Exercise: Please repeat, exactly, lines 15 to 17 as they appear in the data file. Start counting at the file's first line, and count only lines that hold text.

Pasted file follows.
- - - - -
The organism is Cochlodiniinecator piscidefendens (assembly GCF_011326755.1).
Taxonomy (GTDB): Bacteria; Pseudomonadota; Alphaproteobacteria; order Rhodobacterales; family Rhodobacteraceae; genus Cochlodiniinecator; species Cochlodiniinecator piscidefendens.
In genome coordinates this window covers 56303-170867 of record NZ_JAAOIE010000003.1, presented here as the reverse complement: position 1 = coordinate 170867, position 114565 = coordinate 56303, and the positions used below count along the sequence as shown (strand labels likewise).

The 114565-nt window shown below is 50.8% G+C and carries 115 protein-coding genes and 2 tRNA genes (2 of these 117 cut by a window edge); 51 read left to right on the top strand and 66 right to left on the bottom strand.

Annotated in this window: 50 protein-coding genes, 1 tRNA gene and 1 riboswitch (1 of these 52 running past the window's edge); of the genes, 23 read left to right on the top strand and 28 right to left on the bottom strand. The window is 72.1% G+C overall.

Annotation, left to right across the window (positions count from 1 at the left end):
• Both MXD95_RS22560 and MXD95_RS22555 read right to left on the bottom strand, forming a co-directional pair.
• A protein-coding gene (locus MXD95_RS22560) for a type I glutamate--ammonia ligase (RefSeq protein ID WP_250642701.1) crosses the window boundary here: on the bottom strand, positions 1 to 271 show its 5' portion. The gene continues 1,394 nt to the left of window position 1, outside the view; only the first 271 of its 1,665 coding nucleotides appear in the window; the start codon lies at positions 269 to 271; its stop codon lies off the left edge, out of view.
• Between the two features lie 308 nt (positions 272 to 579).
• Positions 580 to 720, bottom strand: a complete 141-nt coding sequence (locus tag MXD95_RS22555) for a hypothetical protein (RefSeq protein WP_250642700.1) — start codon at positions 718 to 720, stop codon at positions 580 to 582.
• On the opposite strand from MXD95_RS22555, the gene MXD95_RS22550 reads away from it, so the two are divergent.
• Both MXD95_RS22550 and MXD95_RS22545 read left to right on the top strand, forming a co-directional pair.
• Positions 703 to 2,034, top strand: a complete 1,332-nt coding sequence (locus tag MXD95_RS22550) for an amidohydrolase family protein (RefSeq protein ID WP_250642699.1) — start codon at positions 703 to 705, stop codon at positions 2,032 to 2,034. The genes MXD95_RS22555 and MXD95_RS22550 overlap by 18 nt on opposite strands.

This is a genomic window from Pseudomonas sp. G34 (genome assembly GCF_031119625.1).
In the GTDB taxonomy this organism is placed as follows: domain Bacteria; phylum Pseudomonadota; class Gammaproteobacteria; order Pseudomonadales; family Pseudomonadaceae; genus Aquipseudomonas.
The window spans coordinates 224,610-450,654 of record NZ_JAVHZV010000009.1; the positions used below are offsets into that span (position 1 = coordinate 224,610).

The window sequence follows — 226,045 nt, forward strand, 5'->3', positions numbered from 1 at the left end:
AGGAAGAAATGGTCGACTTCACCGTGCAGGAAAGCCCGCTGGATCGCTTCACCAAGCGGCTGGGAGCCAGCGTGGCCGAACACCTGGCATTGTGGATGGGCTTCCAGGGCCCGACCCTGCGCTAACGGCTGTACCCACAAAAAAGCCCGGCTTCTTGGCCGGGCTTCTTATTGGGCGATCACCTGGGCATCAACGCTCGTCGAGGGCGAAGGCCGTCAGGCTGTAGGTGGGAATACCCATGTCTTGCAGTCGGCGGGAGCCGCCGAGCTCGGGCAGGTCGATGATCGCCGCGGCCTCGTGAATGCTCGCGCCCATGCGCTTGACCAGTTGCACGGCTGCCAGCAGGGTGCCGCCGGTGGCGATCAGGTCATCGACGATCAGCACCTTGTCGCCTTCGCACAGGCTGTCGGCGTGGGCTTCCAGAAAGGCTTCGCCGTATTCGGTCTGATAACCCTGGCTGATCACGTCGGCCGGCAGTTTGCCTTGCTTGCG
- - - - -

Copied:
In the GTDB taxonomy this organism is placed as follows: domain Bacteria; phylum Pseudomonadota; class Gammaproteobacteria; order Pseudomonadales; family Pseudomonadaceae; genus Aquipseudomonas.
The window spans coordinates 224,610-450,654 of record NZ_JAVHZV010000009.1; the positions used below are offsets into that span (position 1 = coordinate 224,610).

The window sequence follows — 226,045 nt, forward strand, 5'->3', positions numbered from 1 at the left end: